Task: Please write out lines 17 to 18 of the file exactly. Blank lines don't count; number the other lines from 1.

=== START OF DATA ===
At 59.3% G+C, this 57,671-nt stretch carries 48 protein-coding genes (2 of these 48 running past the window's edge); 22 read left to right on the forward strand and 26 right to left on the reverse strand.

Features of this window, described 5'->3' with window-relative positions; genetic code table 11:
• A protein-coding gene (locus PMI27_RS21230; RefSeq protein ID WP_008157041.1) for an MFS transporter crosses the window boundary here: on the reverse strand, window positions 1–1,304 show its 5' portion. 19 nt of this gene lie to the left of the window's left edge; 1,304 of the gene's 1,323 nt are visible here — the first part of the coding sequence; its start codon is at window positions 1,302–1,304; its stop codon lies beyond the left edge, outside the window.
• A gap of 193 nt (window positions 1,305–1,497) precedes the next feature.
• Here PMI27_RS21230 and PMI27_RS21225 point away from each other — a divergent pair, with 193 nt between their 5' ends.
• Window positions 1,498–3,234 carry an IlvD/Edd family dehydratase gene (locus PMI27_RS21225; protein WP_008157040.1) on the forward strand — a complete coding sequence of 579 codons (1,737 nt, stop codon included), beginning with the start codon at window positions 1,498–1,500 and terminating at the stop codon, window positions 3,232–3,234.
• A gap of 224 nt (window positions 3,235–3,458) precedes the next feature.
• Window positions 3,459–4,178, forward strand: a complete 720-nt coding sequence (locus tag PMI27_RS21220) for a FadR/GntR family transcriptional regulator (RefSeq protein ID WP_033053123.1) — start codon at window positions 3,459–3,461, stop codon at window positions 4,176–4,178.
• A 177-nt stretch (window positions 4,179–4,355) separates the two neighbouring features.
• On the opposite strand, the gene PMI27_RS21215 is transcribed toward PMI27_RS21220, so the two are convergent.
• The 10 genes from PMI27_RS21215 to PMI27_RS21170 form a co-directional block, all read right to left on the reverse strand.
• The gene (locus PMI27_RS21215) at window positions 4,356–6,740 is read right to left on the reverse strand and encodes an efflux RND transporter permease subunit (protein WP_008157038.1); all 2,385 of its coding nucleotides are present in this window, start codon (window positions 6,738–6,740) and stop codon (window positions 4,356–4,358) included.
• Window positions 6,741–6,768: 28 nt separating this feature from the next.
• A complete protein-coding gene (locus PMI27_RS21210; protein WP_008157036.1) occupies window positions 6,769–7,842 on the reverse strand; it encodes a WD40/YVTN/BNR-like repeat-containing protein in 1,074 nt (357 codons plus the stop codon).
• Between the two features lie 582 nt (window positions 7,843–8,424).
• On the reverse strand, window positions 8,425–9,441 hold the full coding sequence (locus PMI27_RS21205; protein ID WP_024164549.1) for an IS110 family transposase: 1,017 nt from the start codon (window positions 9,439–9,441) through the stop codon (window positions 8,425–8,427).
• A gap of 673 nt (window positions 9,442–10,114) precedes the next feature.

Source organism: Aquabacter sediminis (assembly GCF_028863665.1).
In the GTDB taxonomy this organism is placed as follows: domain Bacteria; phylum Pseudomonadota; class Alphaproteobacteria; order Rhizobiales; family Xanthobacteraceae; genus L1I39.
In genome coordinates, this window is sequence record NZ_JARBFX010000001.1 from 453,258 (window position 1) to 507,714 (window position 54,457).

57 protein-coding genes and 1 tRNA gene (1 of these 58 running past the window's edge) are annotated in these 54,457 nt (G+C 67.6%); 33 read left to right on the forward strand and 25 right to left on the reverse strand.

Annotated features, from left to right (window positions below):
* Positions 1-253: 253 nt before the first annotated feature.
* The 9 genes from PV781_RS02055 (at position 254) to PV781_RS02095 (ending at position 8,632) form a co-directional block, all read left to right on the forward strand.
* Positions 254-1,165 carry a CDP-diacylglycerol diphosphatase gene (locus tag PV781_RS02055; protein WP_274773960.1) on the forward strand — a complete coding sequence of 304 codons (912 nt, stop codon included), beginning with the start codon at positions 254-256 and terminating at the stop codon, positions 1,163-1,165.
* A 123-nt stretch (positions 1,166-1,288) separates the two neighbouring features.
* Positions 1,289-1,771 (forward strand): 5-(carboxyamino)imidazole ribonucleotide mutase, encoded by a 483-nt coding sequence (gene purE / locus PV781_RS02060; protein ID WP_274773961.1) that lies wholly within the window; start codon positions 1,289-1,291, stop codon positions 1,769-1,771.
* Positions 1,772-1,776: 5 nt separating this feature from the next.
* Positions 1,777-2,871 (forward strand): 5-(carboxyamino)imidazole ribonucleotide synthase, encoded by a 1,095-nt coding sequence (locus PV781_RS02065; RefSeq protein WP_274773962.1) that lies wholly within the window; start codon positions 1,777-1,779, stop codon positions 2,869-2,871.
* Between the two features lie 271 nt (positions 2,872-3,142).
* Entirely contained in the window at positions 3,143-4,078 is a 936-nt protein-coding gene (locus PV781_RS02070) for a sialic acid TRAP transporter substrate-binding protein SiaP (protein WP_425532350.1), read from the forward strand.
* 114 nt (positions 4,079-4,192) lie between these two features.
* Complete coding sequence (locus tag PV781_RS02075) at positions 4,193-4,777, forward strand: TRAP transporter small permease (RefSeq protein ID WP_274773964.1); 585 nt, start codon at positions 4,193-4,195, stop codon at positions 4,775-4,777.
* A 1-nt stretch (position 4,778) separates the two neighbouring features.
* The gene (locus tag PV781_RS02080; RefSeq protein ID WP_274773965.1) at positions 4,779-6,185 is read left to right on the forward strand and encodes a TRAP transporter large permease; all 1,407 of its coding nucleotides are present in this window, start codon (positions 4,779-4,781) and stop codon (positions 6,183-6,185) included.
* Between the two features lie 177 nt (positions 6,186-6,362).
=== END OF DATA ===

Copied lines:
• A gap of 673 nt (window positions 9,442–10,114) precedes the next feature.

Source organism: Aquabacter sediminis (assembly GCF_028863665.1).